Fear: The real motivator behind the nanny state 

In an article that really ought to be online but instead is consigned solely behind a paywall and to its print edition, National Review’s Kevin Williamson makes a point that ought to be made more often: for all that lefties love to talk about “fear-mongering” allegedly done by the right on foreign policy, when it comes to domestic policy, they really ought to look in the mirror.

Instead of being the side of optimism and reason, nanny-state advocates are actually trying to institutionalize their own personal fears about other members of society. Williamson begins with a quote from a blog post from the Washington Post’s David Ignatius reacting to recent Supreme Court rulings expanding the ability of people to own and possess guns:

My biggest worry with Monday’s Supreme Court decision is that by ruling, in effect, that every American can apply for a gun license, the justices will make gun ownership much more pervasive in a society that already has too many guns. After all, if I know that my neighbor is armed and preparing for Armageddon situations where law and order break down (as so many are–just read the right-wing blogs) then I have to think about protecting my family, too. That’s the state-of-nature, everyone for himself logic that prevails in places such as Lebanon, Iraq, and Afghanistan.

Williamson then begins the slicing and dicing:

Mr Ignatius here is remarkably forthcoming: He is not worried about guns in the hands of criminals but about guns in the hands of law-abiding citizens, people who are willing to apply for a permit and jump through the bureaucratic hoops required of gun buyers. His nightmare is not an America in which criminals run amok with Glocks, or even an America in which gun permits are handed out liberally, but an America in which “every American can apply for a gun license.” Nevermind the approval of licenses, the mere application gives Mr. Ignatius the howling fantods. It is wonderfully apt that he references the “state of nature” in his criticism, imagining a Hobbesian version of life in these United States: solitary, poor, nasty, brutish, and short, permeated by the aroma of cordite. Mr. Ignatius, like Thomas Hobbes, is casting his lot with Leviathan and makes no apology for it.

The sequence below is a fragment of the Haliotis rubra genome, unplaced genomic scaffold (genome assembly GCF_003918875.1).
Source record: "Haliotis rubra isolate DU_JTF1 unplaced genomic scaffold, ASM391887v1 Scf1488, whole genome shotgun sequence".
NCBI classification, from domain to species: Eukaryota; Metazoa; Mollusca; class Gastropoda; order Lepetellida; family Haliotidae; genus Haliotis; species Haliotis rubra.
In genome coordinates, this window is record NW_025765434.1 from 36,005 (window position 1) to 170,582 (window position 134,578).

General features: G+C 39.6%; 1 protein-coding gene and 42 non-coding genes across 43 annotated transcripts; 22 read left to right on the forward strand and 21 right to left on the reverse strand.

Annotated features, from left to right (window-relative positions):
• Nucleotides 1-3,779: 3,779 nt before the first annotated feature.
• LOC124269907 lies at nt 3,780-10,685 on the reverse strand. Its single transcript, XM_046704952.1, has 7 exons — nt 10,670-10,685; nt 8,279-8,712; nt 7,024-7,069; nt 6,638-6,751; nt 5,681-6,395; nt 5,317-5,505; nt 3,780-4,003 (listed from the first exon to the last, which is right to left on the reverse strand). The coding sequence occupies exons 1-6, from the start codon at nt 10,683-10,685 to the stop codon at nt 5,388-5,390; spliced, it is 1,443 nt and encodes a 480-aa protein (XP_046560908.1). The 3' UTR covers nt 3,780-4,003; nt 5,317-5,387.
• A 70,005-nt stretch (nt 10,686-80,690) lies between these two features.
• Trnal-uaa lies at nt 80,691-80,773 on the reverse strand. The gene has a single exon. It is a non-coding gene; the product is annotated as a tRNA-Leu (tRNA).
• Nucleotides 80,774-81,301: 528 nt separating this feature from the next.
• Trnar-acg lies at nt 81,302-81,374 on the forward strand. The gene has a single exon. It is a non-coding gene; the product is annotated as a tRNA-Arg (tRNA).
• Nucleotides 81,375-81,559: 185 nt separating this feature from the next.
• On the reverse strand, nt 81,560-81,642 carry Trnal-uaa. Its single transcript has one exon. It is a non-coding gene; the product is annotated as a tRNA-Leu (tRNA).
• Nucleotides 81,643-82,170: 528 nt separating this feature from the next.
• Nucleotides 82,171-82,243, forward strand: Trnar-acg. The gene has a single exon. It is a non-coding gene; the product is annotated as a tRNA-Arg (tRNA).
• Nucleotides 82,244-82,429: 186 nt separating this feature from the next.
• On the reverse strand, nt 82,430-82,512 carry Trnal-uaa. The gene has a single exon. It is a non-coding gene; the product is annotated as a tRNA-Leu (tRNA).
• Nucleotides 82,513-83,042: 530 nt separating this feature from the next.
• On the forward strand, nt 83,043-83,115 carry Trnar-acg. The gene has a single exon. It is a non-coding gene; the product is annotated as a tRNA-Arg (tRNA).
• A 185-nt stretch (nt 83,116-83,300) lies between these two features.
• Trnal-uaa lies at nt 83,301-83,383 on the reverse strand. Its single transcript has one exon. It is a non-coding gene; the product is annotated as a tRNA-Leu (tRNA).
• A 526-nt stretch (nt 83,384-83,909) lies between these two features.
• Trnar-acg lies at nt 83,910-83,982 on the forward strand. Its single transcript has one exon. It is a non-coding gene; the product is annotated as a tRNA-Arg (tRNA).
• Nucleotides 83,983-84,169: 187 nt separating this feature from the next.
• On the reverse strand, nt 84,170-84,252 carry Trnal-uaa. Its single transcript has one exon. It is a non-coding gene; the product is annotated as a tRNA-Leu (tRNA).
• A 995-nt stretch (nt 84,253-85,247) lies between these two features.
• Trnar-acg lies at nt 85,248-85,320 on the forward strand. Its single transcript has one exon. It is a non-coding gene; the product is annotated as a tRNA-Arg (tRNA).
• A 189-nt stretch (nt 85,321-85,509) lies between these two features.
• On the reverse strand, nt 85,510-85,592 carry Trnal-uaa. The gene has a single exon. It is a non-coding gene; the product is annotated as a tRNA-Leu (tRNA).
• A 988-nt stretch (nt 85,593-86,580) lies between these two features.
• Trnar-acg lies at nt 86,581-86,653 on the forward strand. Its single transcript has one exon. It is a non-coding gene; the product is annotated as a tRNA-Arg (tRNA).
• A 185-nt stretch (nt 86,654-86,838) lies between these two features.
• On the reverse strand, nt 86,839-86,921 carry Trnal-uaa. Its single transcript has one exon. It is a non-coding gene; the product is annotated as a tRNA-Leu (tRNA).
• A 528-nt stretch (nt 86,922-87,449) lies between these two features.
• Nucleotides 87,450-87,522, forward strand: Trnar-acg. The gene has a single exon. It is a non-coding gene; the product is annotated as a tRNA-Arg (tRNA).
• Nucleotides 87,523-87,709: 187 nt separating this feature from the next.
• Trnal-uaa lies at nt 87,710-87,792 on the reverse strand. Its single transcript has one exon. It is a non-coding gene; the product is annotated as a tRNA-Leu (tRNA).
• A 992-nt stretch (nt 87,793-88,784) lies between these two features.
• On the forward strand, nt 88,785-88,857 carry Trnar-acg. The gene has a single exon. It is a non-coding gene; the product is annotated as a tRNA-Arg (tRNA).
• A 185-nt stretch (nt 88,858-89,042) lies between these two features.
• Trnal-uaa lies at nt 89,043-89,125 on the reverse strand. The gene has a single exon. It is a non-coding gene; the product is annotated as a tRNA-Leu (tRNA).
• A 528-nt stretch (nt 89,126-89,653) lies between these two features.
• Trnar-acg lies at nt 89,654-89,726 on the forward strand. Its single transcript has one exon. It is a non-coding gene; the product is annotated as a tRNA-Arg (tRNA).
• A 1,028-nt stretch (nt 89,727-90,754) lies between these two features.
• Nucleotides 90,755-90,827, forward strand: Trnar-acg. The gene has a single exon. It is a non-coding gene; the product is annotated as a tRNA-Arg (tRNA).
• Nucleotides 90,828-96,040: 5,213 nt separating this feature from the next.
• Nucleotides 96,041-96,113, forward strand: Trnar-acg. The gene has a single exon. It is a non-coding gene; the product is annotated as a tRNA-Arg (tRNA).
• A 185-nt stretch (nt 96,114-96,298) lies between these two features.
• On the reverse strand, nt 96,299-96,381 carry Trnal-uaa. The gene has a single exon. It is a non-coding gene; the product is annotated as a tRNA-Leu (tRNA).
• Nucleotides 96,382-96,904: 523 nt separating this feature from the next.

That is the essence of 21st-century progressivism: In matters ranging from financial derivatives to education to gun control, the Left believes that we face a choice between a masterful state and a Hobbesian war of all against all. For all of the smart set’s vaunted and self-congratulatory nuance, it is this absolutist vision, this Manichean horror, that forms the foundation of progressivism.

This, and not the threat of uncontrollable crime, is really at the hear of the suburban progressives’ abomination of firearms. [...] To use lethal force in self-defense is the ultimate declaration of independence, a kind of momentary secession from the authority of the government whose laws and prisons and police officers have, in that moment, failed the citizen. To acknowledge the right to self-defense–and the concomitant right to be forearmed against aggressors–is to acknowledge that some things are outside the state and its authority, or at least that some moments are outside the state and its authority.

The horror that progressives feel for gun owners is in many ways like the horror they feel for homeschoolers [...] Just as state schooling is not about education, but about the state, gun control is not about guns: It’s about control. A citizen who can fend for himself when the predators come or the schools fail is less inclined to look to the state for sustenance and oversight in other areas of life. To progressives, that’s an invitation to anarchy.

If you’re a subscriber to NR, do read the rest.

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